Travel Tips

Easy-trip tips

1)
Forgot something? Vacation areas often have shops where you can rent bulky items like cribs and strollers.
2)
Toss a handful of outlet covers in your suitcase if you'll be staying in a hotel: Most rooms aren't baby-proofed.
3)
Stock a bag with a few safe toys that your child has never seen before: Surprises can go a long way toward entertaining a bored little traveler.
4)
Pack plenty of age-appropriate snacks.
5)
We repeat: Pack plenty of snacks!

Essentials for Travel

No matter where you go or how--by plane, train, or automobile--getting there with a baby or toddler in tow will be infinitely more complicated than traveling was before you had a kid. After all, just because you're away from home doesn't mean you can take a vacation from diapers or car seats or even cribs. Diapers.com can help lighten your load considerably, by delivering much of what you'll need to your destination. But some essentials you'll have to bring along, for your child's safety, comfort, and entertainment (aka your sanity) en route. Don't leave home without 'em!

PORTABLE CRIB
The best for travel are light-weight (with a sturdy frame that locks firmly in place); are easy to set up and break down; come with a tight-fitting mattress; feature mesh sides (so you can see in and your baby can see out); have a storage bag; and have a washable surface. Use sheets that fit your portable crib's mattress snugly (loose-fitting ones could create a suffocation hazard).
CAR SEAT
For the plane. Airborne babies are safest strapped into a car seats, so make sure the one you buy for the car is approved for use on planes (the label will say so).
CAR SEAT CARRIER
If you plan to check your baby's car seat, a special carrier will help to guarantee it gets to your destination in one piece. The carrier you buy should be padded, close up securely (think, sturdy zippers), and, of course, be compatible with your car seat. For extra convenience, some carriers come with shoulder straps or wheels.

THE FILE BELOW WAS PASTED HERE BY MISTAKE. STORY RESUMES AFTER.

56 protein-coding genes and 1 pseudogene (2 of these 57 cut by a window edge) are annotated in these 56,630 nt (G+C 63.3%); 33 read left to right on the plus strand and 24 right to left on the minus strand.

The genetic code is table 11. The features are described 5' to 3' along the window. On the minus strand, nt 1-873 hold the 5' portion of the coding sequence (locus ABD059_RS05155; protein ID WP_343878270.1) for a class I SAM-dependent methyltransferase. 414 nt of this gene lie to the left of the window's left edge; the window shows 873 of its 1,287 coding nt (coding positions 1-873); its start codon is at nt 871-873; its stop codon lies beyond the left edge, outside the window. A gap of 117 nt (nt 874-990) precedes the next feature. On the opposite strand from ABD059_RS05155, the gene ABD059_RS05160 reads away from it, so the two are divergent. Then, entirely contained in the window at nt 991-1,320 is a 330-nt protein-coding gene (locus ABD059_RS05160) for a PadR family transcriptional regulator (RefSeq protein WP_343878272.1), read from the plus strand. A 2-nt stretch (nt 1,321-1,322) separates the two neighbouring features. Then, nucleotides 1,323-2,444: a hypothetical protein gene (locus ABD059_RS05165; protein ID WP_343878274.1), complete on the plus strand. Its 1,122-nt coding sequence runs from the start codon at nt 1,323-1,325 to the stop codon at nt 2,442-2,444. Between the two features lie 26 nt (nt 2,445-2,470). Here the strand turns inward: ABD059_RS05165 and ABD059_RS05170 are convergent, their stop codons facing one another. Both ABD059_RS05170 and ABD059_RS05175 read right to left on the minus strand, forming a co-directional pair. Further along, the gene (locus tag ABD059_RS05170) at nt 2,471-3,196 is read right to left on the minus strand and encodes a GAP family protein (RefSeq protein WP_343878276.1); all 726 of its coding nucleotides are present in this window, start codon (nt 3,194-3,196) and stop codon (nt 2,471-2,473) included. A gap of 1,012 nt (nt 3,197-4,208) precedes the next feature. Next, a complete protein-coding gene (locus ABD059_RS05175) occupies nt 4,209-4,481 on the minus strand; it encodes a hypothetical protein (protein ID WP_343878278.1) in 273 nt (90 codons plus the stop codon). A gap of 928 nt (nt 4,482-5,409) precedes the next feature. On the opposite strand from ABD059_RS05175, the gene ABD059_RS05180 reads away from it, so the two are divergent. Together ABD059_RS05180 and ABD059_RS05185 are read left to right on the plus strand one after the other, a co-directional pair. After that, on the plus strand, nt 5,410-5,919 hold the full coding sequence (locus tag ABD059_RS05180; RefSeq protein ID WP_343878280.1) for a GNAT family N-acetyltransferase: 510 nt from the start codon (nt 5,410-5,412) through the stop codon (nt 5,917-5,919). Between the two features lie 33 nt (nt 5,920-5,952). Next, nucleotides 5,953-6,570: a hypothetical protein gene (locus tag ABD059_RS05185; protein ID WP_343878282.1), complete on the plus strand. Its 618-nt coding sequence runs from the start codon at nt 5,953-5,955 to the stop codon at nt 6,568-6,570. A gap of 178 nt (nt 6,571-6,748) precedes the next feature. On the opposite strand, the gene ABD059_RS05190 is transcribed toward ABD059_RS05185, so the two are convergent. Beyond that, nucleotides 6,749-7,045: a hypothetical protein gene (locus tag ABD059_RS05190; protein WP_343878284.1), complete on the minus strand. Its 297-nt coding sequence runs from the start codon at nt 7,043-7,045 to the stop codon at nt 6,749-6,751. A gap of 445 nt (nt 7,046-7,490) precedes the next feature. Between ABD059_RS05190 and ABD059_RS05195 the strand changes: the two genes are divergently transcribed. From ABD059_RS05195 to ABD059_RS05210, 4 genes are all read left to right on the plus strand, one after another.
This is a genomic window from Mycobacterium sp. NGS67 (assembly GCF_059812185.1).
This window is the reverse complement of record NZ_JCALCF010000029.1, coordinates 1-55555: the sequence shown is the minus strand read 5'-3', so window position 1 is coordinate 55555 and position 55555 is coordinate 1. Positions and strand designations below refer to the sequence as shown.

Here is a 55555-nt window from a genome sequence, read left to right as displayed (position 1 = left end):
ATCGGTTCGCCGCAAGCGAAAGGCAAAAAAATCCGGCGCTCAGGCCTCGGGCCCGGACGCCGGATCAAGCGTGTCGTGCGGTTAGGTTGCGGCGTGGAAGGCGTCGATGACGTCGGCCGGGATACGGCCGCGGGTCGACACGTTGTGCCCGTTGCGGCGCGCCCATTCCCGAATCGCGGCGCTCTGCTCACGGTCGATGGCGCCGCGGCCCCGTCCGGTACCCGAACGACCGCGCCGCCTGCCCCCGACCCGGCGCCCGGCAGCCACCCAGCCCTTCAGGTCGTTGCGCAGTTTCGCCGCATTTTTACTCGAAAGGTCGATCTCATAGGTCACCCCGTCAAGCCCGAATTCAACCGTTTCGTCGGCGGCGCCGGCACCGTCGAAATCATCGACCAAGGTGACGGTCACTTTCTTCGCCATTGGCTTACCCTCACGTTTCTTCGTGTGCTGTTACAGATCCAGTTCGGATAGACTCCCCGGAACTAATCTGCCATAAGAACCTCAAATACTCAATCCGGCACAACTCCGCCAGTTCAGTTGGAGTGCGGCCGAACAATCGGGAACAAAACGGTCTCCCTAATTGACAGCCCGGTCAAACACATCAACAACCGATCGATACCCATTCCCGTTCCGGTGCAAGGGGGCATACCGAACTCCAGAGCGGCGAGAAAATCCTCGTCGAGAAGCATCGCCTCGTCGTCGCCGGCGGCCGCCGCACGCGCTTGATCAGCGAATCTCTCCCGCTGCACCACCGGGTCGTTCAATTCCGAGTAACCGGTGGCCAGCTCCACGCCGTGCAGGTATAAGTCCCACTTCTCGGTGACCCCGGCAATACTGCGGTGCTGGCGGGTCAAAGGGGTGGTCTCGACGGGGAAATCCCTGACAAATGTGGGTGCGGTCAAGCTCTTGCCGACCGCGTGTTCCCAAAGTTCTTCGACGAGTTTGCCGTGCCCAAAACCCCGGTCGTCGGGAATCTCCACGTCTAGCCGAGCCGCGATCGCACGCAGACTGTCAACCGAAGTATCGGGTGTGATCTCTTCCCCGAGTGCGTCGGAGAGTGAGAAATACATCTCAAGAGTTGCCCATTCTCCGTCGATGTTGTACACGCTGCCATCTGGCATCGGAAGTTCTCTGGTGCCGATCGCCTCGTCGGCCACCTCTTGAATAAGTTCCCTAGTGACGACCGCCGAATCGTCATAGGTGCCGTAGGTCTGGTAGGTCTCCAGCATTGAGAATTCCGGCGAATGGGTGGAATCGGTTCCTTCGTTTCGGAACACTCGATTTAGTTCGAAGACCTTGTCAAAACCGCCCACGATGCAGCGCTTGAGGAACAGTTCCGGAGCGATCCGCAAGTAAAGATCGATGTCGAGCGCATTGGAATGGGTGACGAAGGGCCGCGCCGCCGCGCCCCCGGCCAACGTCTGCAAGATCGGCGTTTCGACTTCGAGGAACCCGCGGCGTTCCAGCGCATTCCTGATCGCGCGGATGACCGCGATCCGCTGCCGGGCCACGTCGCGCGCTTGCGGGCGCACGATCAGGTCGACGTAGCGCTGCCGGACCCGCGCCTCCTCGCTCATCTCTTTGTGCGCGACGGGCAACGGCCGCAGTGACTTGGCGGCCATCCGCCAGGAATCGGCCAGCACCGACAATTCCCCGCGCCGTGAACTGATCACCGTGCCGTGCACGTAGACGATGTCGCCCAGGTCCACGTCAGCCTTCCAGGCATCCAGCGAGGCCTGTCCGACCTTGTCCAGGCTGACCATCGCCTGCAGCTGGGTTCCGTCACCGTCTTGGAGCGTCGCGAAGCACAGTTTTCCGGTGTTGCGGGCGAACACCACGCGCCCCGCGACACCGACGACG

STROLLER
The stroller you use at home may be too heavy or bulky for travel, in which case you'll want a lightweight, easy-to-fold version for the airport or the trunk of the car. If your baby is an infant, a wheeled frame that the carrier part of her car seat clicks into is ideal. Look for one with a roomy basket (perfect for souvenirs!). For a baby who has the neck and upper body strength to hold her head up, an umbrella-style stroller is just the ticket. Must-have features: a five-point harness, one-handed folding mechanism, sturdy wheels, a sun- and rain-shielding hood, and plenty of storage space.
COMBINATION CAR SEAT/STROLLER
Can't bear the thought of buying a second stroller just for travel? Consider a combo car seat and stroller--essentially a car seat that comes with a separate frame on wheels. Some models have car seats that work for infants and toddlers, so you'll get a lot of use out of them. You can also buy wheeled frames separately; make sure any you consider will work with your car seat. Make sure the frame is sturdy, the wheels are steady, and it's easy to attach the car seat securely.
FLIGHT HARNESS
Fly much? If your child is over a year old, you might want to purchase a harness that attaches directly to the airplane seat belt, turning it into a five-point restraint system that'll be way safer than just the lap belt. Check the age and weight recommendations on the harness so you get the right fit for your child, and make sure the harness is approved by the Federal Aviation Administration.
POTTY SEAT
Hitting the road with a toddler? Consider bringing along a portable potty seat (tots-in-training are often reluctant to use a strange toilet; and sometimes nature calls when you're on the road but nowhere near a bathroom). A travel-friendly potty seat will fold up and come with a carrying case; use disposable bags for waste; and be easy to wipe clean. (Another option: a foldable insert for regular toilets.)
TOYS AND ENTERTAINMENT
The fun stuff you bring along for the car or plane (or train, for that matter) will need to fit an entirely different set of criteria than what your child plays with in the privacy of your house (although all toy safety rules still apply). We recommend that any toys you bring along when you travel:
  • have a minimum of small pieces that can get lost underneath or between seats
  • come in some sort of container, so if there are multiple parts to keep up with your child can easily put them away
  • are easily played with on a seat back tray or your child's lap; handheld toys are ideal
  • make little or no noise (especially if you're traveling by train or plane)
  • require very little help from a grown-up if you'll be traveling by car (unless you plan to ride shotgun with your child and can play with her)
Also think about investing in a portable DVD player; bringing along CDs of kid-friendly music (and if you can't stand those types of tunes, we suggest you turn your tot onto what you like between trips!); and packing plenty of chunky